Hillary Johnson has worked as a staff reporter for Congressional Quarterly, Fairchild Publications, Women’s Wear Daily, W and Life, and was a contributing editor at Rolling Stone for a decade. She has written for the Wall Street Journal, the Christian Science Monitor, Town & Country, Mirabella, Vogue, Elle, Vanity Fair, Tatler and New York Magazine, among other publications. Her 1987 series about what was then called Chronic Epstein-Barr Virus Syndrome, commissioned by Rolling Stone, was a finalist in the reporting category at the 1988 National Magazine Awards. Besides the critically acclaimed Osler’s Web, published in 1996 by Crown, she is the author of My Mother Ruth, a memoir about the artist Ruth Jones, which was selected as one of the top ten non-fiction books of 1999 by a New Yorker magazine jury.
Veteran journalist Hillary Johnson has worked on staff or as a contributor to numerous newspapers and national magazines over her 35-year career. She was a news reporter at Life magazine and for ten years a contributing editor at Rolling Stone magazine, as well as a frequent contributor to Vanity Fair, Vogue, Town & Country, Mirabella, Elle, New York Magazine, The Wall Street Journal and the British Tatler. Her 1987 series about what was then called Chronic Epstein-Barr Virus Syndrome, commissioned by Rolling Stone, was a finalist in the reporting category at the 1988 National Magazine Awards. In 1987, she began a nine-year reporting odyssey that resulted in her critically acclaimed book, Osler’s Web: Inside the Labyrinth of the Chronic Fatigue Syndrome Epidemic. In 1999, she published My Mother Ruth, an unusual memoir about her mother, the artist Ruth Jones, which was illustrated with 42 pieces of her late mother’s art. A New Yorker magazine jury chose My Mother Ruth as one of the top ten non-fiction books of 1999.
Johnson graduated Phi Beta Kappa from the University of California at Berkeley with a degree in journalism, and received a masters degree at Columbia University’s Graduate School of Journalism. She is a native of Minneapolis, MN and lives in New York.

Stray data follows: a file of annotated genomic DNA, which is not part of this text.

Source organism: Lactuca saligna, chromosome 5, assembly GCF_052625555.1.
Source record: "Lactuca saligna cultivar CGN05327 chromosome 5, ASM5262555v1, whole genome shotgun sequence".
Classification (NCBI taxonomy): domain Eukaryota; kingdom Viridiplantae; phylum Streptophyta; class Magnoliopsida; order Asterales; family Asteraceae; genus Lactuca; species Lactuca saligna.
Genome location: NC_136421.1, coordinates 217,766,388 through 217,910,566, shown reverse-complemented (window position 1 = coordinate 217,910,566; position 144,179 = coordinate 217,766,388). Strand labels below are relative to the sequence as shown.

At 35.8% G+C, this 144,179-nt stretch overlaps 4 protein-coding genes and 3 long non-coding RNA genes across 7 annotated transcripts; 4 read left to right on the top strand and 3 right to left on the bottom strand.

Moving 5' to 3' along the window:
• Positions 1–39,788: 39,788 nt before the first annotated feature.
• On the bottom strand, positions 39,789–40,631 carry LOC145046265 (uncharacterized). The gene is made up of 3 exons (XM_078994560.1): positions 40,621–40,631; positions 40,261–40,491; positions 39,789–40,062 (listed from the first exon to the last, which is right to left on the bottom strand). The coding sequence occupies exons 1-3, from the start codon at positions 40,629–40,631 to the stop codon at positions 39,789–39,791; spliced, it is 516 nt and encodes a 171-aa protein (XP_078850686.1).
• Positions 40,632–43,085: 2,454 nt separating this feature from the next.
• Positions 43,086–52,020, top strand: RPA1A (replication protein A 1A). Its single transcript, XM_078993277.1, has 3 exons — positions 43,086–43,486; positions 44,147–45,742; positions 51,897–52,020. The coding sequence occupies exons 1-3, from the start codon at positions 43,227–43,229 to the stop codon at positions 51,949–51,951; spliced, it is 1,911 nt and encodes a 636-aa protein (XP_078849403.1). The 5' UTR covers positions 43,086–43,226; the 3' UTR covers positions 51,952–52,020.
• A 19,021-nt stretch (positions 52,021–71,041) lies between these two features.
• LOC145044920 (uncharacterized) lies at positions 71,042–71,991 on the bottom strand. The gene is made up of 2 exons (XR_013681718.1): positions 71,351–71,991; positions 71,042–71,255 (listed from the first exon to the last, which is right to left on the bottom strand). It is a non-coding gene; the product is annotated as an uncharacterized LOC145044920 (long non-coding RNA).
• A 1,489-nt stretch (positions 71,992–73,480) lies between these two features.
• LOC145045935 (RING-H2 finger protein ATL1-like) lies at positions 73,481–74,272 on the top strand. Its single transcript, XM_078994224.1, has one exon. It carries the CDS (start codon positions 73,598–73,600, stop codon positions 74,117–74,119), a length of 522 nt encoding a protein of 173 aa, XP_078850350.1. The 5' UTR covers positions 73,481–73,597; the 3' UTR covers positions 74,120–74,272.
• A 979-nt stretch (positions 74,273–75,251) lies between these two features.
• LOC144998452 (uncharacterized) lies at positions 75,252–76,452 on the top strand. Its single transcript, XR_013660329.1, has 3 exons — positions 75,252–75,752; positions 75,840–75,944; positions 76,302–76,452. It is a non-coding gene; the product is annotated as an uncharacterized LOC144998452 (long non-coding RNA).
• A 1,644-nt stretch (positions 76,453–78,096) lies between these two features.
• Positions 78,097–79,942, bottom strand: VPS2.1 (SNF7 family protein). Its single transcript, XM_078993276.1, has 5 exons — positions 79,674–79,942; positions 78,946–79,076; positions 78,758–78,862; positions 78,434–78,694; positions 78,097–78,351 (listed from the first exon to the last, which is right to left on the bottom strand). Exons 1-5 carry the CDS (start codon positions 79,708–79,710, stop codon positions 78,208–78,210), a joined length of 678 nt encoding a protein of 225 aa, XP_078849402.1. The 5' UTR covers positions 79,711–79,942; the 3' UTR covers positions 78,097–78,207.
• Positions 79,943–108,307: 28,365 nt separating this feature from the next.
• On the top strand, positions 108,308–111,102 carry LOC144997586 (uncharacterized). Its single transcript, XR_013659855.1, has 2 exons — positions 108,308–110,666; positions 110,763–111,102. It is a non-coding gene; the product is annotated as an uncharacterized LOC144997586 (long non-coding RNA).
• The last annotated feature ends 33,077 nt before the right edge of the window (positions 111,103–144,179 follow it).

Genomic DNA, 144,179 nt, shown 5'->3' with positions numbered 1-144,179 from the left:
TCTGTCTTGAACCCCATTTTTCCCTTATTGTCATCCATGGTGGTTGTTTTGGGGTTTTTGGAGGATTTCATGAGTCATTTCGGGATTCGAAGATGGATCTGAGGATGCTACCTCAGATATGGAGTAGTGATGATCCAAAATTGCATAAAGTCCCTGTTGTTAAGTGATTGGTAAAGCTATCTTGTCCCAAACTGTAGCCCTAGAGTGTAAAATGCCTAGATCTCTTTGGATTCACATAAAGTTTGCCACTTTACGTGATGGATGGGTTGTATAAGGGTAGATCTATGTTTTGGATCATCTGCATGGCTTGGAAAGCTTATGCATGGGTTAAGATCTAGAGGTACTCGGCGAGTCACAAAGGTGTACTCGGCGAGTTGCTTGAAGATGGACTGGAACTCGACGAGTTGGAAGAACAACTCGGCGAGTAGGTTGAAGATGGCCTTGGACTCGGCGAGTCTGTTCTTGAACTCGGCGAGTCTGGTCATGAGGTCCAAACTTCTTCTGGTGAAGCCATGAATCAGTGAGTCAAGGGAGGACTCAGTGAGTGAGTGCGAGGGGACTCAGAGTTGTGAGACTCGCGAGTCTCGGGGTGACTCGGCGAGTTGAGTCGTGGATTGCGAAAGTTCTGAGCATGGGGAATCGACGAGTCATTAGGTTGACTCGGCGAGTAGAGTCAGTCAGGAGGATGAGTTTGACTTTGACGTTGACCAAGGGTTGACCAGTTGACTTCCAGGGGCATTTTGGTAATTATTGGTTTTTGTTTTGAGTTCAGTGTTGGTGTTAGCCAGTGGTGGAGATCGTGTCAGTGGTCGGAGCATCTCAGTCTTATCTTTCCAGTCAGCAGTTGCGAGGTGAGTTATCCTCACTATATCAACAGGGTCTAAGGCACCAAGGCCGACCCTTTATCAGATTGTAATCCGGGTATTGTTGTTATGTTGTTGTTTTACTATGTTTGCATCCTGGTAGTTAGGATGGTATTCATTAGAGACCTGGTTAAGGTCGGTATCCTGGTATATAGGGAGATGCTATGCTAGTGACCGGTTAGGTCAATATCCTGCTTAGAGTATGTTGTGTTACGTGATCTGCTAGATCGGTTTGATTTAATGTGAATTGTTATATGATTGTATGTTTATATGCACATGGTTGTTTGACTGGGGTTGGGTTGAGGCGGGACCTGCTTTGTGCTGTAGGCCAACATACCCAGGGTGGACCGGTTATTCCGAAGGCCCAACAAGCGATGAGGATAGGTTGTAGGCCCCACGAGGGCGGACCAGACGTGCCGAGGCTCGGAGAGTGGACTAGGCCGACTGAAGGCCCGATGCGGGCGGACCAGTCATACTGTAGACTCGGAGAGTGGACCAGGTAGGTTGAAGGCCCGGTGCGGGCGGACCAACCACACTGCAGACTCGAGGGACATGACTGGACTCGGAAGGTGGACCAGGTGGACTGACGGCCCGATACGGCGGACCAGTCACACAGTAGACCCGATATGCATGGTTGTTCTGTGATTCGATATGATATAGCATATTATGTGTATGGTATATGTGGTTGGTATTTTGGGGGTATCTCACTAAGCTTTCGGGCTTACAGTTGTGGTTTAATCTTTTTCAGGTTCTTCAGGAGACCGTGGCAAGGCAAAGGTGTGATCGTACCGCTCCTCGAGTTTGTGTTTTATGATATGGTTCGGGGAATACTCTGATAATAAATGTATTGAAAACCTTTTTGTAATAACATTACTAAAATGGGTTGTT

Journalist Hillary Johnson has explored the introduction of antiretroviral “cocktails” in AIDS; the use of depleted uranium weapons by the U.S. in the Gulf wars; public health threats posed by the ever-mutating influenza virus; viral causes of multiple sclerosis; air pollution-induced mortality; and health effects of the notorious toxic waste site Love Canal in Niagara Falls, N.Y. Her science reporting has appeared in Rolling Stone, where she was a contributing editor for a decade, Mirabella, Life, Self, the New York Times, Working Woman, Discover and more.
Her two-part series on what was being called “chronic Epstein-Barr viral syndrome” appeared in Rolling Stone in the summer of 1987, generating more reader mail than at any other time in Rolling Stone’s history, and was a finalist in the reporting category at the National Magazine Awards of 1988.
Soon after, Johnson began a nine-year reporting odyssey that took her to every major U.S. city, Rome, and Kyoto in preparation for writing “Oslers’ Web: Inside the Labyrinth of the Chronic Fatigue Syndrome Epidemic.” (The disease is now more appropriately called “myalgic encephalomeylitis.”) Her next book, My Mother Ruth, was a biography of her mother, the artist Ruth Jones, and was illustrated by 42 pieces of her mother’s art. It was selected by a New Yorker magazine jury as among the top ten non-fiction books of 1999.
Johnson received degrees in journalism from the University of California at Berkeley and Columbia University’s Graduate School of Journalism. She worked as a news reporter at the Minneapolis Tribune, Congressional Quarterly and Fairchild Publications before becoming a staff writer at Women’s Wear Daily and W in New York. She was a news reporter at Life magazine and a contributor to numerous other national publications, including The Wall Street Journal, Vogue, Town & Country, Vanity Fair, the British Tatler and New York magazine.
She is a native of Minneapolis, MN and lives in New York.
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